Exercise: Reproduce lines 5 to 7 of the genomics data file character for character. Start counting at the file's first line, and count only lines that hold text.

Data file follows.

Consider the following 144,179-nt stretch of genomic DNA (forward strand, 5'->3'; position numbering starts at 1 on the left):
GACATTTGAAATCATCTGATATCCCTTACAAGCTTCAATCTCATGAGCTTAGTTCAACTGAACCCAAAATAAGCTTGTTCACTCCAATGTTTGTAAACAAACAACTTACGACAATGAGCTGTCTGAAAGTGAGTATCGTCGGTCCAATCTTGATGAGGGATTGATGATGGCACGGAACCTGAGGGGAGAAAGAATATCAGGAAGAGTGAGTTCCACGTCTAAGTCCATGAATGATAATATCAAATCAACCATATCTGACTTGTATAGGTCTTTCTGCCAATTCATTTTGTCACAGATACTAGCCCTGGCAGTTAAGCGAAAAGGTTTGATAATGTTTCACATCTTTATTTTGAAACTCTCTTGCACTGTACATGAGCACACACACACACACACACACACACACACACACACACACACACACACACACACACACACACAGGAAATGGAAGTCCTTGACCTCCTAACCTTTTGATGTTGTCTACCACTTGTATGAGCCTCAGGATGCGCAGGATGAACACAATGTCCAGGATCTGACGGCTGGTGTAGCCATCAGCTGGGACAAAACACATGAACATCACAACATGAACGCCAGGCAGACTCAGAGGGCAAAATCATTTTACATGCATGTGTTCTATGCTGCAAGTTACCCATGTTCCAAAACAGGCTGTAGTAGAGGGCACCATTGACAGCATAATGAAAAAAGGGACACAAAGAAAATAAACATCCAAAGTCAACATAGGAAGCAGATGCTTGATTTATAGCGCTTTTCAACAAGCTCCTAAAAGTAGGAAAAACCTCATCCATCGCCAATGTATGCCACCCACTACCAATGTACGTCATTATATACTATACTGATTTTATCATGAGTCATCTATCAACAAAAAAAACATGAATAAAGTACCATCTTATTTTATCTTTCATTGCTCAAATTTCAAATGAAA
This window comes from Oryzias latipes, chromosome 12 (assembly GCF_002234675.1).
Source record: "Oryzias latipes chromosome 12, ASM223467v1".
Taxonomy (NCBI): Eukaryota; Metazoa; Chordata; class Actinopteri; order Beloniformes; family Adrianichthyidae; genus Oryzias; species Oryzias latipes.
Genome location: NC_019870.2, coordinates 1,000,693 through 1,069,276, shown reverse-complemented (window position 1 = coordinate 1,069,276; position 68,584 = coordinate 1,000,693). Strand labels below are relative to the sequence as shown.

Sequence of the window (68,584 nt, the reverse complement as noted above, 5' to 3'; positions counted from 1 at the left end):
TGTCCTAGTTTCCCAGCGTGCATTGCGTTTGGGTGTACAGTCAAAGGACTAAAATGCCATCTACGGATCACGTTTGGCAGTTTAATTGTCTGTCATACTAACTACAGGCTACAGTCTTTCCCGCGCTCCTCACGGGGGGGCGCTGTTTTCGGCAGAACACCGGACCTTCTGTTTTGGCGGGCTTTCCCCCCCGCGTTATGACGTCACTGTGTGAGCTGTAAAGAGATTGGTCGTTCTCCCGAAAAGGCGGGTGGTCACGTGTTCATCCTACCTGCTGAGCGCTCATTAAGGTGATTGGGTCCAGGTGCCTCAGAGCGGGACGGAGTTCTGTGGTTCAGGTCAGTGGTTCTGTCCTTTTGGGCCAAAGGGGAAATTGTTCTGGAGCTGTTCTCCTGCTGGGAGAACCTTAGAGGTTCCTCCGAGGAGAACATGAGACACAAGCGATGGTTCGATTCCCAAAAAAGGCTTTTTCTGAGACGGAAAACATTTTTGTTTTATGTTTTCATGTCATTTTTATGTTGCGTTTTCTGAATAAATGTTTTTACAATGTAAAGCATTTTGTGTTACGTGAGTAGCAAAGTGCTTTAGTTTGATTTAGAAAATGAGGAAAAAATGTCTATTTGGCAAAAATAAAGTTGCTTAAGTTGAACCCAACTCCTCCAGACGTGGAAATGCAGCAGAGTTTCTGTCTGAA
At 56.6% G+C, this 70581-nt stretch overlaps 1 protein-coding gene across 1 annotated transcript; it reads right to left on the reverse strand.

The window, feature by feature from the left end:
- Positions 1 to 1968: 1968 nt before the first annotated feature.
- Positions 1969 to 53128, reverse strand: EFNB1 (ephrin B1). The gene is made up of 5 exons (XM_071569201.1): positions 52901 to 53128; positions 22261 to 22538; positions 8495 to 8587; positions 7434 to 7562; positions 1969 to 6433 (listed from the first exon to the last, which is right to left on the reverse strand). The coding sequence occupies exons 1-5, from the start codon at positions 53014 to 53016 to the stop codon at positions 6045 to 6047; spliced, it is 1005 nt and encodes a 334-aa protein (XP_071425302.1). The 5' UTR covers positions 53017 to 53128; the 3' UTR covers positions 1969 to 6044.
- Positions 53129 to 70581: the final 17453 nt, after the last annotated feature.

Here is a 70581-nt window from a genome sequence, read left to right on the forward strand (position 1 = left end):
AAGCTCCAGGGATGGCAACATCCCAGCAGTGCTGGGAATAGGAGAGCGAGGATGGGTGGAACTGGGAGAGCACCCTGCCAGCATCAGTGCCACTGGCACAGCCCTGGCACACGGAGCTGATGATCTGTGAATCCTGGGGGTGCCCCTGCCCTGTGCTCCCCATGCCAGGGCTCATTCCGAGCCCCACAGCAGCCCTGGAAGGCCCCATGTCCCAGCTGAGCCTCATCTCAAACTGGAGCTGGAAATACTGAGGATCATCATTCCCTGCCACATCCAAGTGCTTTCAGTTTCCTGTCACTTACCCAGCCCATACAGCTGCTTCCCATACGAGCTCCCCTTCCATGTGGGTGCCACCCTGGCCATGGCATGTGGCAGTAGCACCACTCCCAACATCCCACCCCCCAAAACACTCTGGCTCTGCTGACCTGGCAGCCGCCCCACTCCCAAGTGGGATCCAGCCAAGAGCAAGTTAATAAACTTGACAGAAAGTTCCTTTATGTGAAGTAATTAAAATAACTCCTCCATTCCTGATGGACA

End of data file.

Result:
Taxonomy (NCBI): Eukaryota; Metazoa; Chordata; class Actinopteri; order Beloniformes; family Adrianichthyidae; genus Oryzias; species Oryzias latipes.
Genome location: NC_019870.2, coordinates 1,000,693 through 1,069,276, shown reverse-complemented (window position 1 = coordinate 1,069,276; position 68,584 = coordinate 1,000,693). Strand labels below are relative to the sequence as shown.

Sequence of the window (68,584 nt, the reverse complement as noted above, 5' to 3'; positions counted from 1 at the left end):